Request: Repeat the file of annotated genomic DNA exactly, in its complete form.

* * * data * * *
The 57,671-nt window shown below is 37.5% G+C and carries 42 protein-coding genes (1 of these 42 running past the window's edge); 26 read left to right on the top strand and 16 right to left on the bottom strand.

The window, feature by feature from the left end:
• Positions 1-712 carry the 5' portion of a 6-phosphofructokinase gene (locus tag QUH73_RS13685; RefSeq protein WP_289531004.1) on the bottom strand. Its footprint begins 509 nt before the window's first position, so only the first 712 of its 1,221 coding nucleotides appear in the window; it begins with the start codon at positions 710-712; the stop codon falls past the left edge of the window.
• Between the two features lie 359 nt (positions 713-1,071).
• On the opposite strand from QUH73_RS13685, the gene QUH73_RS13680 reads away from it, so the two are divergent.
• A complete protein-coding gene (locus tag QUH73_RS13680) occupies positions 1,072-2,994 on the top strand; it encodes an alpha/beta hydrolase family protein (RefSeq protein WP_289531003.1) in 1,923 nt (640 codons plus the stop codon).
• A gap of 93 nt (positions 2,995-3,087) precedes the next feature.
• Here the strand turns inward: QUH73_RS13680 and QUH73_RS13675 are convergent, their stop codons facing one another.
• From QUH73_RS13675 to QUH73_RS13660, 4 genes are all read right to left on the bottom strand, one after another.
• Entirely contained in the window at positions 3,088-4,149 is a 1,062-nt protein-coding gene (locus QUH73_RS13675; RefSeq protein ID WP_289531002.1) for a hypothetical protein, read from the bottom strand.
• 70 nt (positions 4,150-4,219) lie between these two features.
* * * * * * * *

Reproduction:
The 57,671-nt window shown below is 37.5% G+C and carries 42 protein-coding genes (1 of these 42 running past the window's edge); 26 read left to right on the top strand and 16 right to left on the bottom strand.

The window, feature by feature from the left end:
• Positions 1-712 carry the 5' portion of a 6-phosphofructokinase gene (locus tag QUH73_RS13685; RefSeq protein WP_289531004.1) on the bottom strand. Its footprint begins 509 nt before the window's first position, so only the first 712 of its 1,221 coding nucleotides appear in the window; it begins with the start codon at positions 710-712; the stop codon falls past the left edge of the window.
• Between the two features lie 359 nt (positions 713-1,071).
• On the opposite strand from QUH73_RS13685, the gene QUH73_RS13680 reads away from it, so the two are divergent.
• A complete protein-coding gene (locus tag QUH73_RS13680) occupies positions 1,072-2,994 on the top strand; it encodes an alpha/beta hydrolase family protein (RefSeq protein WP_289531003.1) in 1,923 nt (640 codons plus the stop codon).
• A gap of 93 nt (positions 2,995-3,087) precedes the next feature.
• Here the strand turns inward: QUH73_RS13680 and QUH73_RS13675 are convergent, their stop codons facing one another.
• From QUH73_RS13675 to QUH73_RS13660, 4 genes are all read right to left on the bottom strand, one after another.
• Entirely contained in the window at positions 3,088-4,149 is a 1,062-nt protein-coding gene (locus QUH73_RS13675; RefSeq protein ID WP_289531002.1) for a hypothetical protein, read from the bottom strand.
• 70 nt (positions 4,150-4,219) lie between these two features.